Shattered to Peaces

After yesterday, I think that my work on peace this week is being put to the test.  Yesterday I lost my job.  For no good reason, I was fired and told that a new girl would be replacing me this morning.  The attorney then told me to clear out my things and hand over my keys, as he had his associate escort me out of the office.  I do not think that I have ever felt so useless and stupid.  Without any notice, I was dropped, and now I am sitting here when I should be starting my day at the office.

Let me tell you, I am finding it difficult to stay at peace with this situation.  I suddenly have no income and I do not know what to do next.  The last time I was job hunting, when we moved here to Utah, it took me seven (7) months to find this job, and I really hope it does not take that long to find my next one.  Please pray for as I battle this discouragement.

All throughout the Old Testament, the Hebrew people are wandering in search of the promise land, or battling over land within the promise land.  It is during this wandering that I read over and over again “go in peace” or “went in peace”.  Over and over again someone, whether it be God himself, a king, or the priest, is telling someone else to go in peace.  To be honest, when I left that office yesterday I did not “go in peace.”  Rather I went in pieces (hence the clever name of this post).

One of my favorite stories that includes the phrase “go in peace” in the Old Testament is 1 Samuel 1:1-20:

1 There was a certain man from Ramathaim, a Zuphite[a] from the hill country of Ephraim, whose name was Elkanah son of Jeroham, the son of Elihu, the son of Tohu, the son of Zuph, an Ephraimite. 2He had two wives; one was called Hannah and the other Peninnah. Peninnah had children, but Hannah had none.

3 Year after year this man went up from his town to worship and sacrifice to the LORD Almighty at Shiloh, where Hophni and Phinehas, the two sons of Eli, were priests of the LORD. 4 Whenever the day came for Elkanah to sacrifice, he would give portions of the meat to his wife Peninnah and to all her sons and daughters. 5 But to Hannah he gave a double portion because he loved her, and the LORD had closed her womb. 6 Because the LORD had closed Hannah’s womb, her rival kept provoking her in order to irritate her. 7 This went on year after year. Whenever Hannah went up to the house of the LORD, her rival provoked her till she wept and would not eat. 8 Her husband Elkanah would say to her, “Hannah, why are you weeping? Why don’t you eat? Why are you downhearted? Don’t I mean more to you than ten sons?”

9 Once when they had finished eating and drinking in Shiloh, Hannah stood up. Now Eli the priest was sitting on his chair by the doorpost of the LORD’s house. 10 In her deep anguish Hannah prayed to the LORD, weeping bitterly. 11 And she made a vow, saying, “LORD Almighty, if you will only look on your servant’s misery and remember me, and not forget your servant but give her a son, then I will give him to the LORD for all the days of his life, and no razor will ever be used on his head.”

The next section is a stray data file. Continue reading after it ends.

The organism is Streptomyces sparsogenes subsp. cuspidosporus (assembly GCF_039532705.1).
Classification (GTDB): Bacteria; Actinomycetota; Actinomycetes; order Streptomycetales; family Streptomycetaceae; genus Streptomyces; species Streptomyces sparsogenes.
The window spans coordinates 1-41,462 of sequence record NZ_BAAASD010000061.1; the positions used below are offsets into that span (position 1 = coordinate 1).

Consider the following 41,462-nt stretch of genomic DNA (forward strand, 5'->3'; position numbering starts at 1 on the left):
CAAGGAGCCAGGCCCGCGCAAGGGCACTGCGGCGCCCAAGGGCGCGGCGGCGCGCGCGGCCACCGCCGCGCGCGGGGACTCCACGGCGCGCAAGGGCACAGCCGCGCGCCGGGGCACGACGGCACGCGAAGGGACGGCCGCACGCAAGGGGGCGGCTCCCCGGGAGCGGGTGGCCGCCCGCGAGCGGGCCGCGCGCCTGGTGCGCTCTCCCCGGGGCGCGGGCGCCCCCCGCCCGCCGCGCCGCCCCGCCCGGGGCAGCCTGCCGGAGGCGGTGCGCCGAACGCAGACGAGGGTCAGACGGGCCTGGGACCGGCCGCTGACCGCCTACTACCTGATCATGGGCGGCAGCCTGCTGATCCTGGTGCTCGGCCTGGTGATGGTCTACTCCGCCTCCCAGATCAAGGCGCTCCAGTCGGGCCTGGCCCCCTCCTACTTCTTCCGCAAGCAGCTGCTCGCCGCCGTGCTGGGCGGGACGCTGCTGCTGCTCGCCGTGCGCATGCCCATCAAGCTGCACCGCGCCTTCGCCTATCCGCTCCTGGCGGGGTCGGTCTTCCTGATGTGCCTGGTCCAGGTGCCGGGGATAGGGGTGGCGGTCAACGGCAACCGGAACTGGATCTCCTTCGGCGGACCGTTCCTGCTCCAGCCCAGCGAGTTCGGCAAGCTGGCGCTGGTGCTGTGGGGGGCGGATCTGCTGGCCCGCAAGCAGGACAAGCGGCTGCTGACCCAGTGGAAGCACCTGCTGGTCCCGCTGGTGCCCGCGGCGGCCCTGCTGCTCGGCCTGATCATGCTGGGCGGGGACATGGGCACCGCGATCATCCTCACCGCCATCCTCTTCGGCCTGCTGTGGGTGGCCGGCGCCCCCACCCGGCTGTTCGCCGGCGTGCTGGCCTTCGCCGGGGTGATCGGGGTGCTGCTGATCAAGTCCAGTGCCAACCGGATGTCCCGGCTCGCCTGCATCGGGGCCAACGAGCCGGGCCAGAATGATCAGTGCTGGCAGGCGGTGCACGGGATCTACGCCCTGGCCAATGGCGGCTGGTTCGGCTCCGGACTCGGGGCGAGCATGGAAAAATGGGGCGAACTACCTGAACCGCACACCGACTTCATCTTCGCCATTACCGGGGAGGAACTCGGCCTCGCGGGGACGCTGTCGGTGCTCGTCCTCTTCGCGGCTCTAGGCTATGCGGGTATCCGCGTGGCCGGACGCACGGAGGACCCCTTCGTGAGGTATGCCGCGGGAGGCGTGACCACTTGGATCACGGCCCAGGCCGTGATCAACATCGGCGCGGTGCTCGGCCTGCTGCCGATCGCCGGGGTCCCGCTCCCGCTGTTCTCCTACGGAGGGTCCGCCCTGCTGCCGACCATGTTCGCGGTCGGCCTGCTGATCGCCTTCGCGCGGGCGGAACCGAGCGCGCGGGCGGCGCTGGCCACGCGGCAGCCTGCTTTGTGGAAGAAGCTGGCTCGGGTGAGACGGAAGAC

12 As she kept on praying to the LORD, Eli observed her mouth. 13 Hannah was praying in her heart, and her lips were moving but her voice was not heard. Eli thought she was drunk 14 and said to her, “How long are you going to stay drunk? Put away your wine.”

15 “Not so, my lord,” Hannah replied, “I am a woman who is deeply troubled. I have not been drinking wine or beer; I was pouring out my soul to the LORD. 16 Do not take your servant for a wicked woman; I have been praying here out of my great anguish and grief.”

17 Eli answered, “Go in peace, and may the God of Israel grant you what you have asked of him.”

18 She said, “May your servant find favor in your eyes.” Then she went her way and ate something, and her face was no longer downcast.

19 Early the next morning they arose and worshiped before the LORD and then went back to their home at Ramah. Elkanah made love to his wife Hannah, and the LORD remembered her. 20 So in the course of time Hannah became pregnant and gave birth to a son. She named him Samuel, saying, “Because I asked the LORD for him.”

In this story, Hannah did as she was told, and went in peace.  In fact, she was at such peace that she “went her way and ate something.”  Personally, when I am really upset I do not tend to have an appetite.  For example, last night I did not eat anything after getting the news that I no longer had a job.  But here, Hannah’s peace gave her an appetite.

Another aspect of this story that stands out to me in this time of anxiety for me, is that Hannah arose the next morning and worshiped God.  Unfortunately I did not follow Hannah’s example this morning.  Rather I awoke feeling sorry for myself.  Tomorrow morning my desire is to wake up and rather than first thing feeling sorry for myself, I want to wake up praising God for Lyle’s promotion to Marketing Director at Chic-Fil-A he got yesterday.  Even through this time of failure for me, God has provided for us in Lyle’s success.  God is and will always provide for us; He does not need my measly little paycheck to do it.

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